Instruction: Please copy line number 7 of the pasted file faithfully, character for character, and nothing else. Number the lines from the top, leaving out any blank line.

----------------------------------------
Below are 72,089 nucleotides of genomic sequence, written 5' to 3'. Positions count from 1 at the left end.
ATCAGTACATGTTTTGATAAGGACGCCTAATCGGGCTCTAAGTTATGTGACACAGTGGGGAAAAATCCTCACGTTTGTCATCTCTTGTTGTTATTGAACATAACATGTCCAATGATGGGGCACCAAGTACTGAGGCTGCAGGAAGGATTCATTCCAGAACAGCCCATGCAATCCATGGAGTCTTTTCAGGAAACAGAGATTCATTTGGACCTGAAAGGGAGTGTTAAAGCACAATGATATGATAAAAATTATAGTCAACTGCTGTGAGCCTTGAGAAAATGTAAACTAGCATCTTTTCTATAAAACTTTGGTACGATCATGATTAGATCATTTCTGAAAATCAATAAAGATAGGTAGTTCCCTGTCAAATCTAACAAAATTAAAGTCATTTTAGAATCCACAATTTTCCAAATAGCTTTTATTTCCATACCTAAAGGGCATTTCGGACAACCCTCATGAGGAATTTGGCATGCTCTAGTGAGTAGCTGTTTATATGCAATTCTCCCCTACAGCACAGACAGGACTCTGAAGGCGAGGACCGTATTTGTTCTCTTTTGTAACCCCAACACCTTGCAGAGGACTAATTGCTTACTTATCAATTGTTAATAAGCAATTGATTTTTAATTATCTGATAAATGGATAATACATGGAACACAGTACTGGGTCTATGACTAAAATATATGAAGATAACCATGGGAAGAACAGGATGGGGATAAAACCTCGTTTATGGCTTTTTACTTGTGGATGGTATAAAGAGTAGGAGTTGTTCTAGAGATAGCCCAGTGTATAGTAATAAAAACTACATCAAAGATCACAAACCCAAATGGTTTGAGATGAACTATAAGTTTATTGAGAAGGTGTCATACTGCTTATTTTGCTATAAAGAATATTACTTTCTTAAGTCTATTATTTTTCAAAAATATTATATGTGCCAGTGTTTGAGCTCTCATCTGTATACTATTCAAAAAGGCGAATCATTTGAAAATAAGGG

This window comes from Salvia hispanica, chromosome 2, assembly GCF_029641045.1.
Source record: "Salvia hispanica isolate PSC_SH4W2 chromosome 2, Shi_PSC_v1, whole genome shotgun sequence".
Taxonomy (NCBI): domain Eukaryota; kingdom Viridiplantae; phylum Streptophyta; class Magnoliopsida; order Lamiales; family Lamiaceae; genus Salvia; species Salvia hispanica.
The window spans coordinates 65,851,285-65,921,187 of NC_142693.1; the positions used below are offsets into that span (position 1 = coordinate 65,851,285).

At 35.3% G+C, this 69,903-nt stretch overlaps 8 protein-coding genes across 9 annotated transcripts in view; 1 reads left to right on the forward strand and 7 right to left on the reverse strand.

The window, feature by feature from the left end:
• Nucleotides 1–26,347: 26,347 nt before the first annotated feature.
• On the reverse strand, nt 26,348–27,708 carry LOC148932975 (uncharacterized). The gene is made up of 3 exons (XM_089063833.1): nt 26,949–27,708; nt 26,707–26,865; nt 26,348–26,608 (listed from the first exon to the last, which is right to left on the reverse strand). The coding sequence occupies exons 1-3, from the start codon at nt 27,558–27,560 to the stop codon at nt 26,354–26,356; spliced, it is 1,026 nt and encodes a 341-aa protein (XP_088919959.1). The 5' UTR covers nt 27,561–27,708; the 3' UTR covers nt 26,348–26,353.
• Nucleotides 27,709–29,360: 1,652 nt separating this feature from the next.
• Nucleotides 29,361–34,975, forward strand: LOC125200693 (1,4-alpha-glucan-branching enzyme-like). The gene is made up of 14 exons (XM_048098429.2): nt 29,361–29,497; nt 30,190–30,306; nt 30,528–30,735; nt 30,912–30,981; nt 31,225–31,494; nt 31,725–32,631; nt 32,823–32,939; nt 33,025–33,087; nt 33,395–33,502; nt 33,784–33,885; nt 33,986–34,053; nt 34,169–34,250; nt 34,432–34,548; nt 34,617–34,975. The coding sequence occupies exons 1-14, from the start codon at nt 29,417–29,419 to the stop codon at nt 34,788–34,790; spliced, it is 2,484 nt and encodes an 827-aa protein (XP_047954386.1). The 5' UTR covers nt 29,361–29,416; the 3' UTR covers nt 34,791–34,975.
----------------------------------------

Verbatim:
At 35.3% G+C, this 69,903-nt stretch overlaps 8 protein-coding genes across 9 annotated transcripts in view; 1 reads left to right on the forward strand and 7 right to left on the reverse strand.